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Group One-winning trainer John Morrisey has failed in an appeal against a nine-month disqualification for a cobalt related offence.

Originally from Canberra, Morrisey has been based at the Gold Coast for more than a decade.

He was charged after cobalt was detected in a urine sample taken from Gorada who raced at the Gold Coast on December 31.

At the original inquiry, Morrisey told Racing Queensland stewards Gorada was an excitable mare who sweated heavily and, on advice, he had been adding a supplement called “Bleedex” to her feed.

Morrisey told stewards he had been advised that “Bleedex” powder did not contain any prohibited substances.

Stewards sent a portion of the “Bleedex” supplement for analysis and subsequently received a report that the supplement contained cobalt.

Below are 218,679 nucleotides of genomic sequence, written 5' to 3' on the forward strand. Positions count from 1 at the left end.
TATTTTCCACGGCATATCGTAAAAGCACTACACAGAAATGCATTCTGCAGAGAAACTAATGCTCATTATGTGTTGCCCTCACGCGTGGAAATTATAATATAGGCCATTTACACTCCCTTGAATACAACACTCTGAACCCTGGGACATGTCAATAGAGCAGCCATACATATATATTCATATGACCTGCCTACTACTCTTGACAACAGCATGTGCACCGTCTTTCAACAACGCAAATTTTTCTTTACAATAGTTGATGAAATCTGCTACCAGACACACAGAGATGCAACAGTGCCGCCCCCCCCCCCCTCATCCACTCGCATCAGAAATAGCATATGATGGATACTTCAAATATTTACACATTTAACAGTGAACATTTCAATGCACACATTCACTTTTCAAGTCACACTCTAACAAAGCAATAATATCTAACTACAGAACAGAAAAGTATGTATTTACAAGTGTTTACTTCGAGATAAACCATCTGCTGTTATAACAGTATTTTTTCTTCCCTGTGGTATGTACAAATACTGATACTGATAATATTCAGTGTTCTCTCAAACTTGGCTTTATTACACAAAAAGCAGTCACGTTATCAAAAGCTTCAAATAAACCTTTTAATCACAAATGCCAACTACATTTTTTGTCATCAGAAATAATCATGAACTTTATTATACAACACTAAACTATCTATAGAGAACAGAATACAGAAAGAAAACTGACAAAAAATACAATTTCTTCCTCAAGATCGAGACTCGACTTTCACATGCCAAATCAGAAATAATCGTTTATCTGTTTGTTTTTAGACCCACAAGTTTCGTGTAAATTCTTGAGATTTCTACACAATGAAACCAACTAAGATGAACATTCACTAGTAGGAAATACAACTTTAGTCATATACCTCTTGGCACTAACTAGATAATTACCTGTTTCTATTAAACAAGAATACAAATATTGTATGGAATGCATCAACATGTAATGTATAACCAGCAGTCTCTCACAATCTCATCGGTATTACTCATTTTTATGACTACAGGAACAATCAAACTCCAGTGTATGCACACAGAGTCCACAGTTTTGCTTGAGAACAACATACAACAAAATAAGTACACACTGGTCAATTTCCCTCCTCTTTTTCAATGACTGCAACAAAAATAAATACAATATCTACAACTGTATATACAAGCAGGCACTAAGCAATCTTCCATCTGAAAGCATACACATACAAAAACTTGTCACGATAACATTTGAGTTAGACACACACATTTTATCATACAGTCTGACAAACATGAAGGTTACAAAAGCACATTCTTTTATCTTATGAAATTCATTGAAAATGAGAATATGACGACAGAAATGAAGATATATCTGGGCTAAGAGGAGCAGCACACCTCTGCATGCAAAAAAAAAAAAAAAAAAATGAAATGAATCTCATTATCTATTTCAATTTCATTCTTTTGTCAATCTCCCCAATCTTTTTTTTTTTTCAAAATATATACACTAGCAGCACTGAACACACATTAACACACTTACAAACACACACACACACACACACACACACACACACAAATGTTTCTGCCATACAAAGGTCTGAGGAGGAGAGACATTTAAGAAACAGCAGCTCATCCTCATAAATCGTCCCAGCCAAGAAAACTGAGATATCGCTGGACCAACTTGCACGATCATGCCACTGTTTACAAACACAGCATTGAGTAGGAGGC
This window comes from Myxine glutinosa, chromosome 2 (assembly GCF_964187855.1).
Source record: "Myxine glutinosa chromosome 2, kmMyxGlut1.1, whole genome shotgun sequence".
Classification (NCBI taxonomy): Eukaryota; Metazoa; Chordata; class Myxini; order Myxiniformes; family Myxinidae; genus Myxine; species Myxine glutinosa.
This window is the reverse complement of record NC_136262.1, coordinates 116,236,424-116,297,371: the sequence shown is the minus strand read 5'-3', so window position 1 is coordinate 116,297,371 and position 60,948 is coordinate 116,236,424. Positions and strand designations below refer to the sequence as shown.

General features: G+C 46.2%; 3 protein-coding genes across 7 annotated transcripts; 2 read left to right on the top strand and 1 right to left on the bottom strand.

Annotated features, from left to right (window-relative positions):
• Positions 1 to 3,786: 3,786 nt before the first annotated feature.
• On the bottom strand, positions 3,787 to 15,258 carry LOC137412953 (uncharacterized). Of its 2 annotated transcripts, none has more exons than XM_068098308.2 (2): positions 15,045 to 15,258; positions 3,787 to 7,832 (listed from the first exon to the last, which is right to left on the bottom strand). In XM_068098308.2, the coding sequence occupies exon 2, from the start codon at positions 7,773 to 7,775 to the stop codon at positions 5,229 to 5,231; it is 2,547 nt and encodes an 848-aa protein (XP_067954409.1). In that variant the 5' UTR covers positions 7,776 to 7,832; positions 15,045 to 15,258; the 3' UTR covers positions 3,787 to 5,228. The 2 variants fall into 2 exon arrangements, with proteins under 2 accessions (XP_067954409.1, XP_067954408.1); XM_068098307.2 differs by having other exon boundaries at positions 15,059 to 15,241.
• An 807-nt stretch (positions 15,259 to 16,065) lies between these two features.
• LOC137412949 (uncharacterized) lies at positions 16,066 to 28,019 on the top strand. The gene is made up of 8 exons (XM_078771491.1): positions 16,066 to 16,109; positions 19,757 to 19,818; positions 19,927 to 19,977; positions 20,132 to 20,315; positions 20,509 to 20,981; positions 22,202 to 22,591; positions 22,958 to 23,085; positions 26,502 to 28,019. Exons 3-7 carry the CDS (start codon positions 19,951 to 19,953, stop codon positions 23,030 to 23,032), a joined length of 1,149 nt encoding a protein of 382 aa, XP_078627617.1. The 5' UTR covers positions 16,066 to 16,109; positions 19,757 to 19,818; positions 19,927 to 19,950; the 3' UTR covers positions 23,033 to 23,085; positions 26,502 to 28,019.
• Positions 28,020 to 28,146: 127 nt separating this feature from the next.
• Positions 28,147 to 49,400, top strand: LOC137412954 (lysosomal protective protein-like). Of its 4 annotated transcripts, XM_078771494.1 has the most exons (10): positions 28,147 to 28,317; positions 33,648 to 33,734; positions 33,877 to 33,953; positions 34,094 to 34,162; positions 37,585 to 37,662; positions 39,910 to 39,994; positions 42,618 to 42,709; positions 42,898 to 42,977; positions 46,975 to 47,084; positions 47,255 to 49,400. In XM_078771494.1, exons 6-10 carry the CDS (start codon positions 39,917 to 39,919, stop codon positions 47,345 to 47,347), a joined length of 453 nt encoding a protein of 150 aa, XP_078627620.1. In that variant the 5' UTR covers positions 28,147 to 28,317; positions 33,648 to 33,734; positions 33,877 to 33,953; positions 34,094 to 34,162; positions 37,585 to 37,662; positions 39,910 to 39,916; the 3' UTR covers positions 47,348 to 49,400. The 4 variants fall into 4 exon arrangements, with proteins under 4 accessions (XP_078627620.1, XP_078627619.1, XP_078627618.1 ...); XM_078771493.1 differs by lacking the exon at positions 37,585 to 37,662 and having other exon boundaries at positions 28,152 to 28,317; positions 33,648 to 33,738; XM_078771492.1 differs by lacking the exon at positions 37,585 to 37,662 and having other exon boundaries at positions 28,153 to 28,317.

Morrisey was then charged with administering the supplement for a significant period before the mare raced at the Gold Coast.

While Morrisey pleaded guilty, he reiterated he had been unaware that the product he administered contained a substance in breach of the rule.

He was disqualified for nine months after stewards took into account his guilty plea, his unblemished record over a long period as a leading trainer, his forthright and honest evidence and relevant penalty precedents.

Morrisey appealed his penalty to the Queensland Racing Integrity Commission asking for an internal review.

In a short written judgment released this week QRIC Commissioner Ross Barnett confirmed the stewards’ decision.

Morrisey trained Camarena to win the 1999 Queensland Derby and Lachlan River to win the race six years later.

The trainer can take his appeal further to the Queensland Civil and Administrative Tribunal.

 
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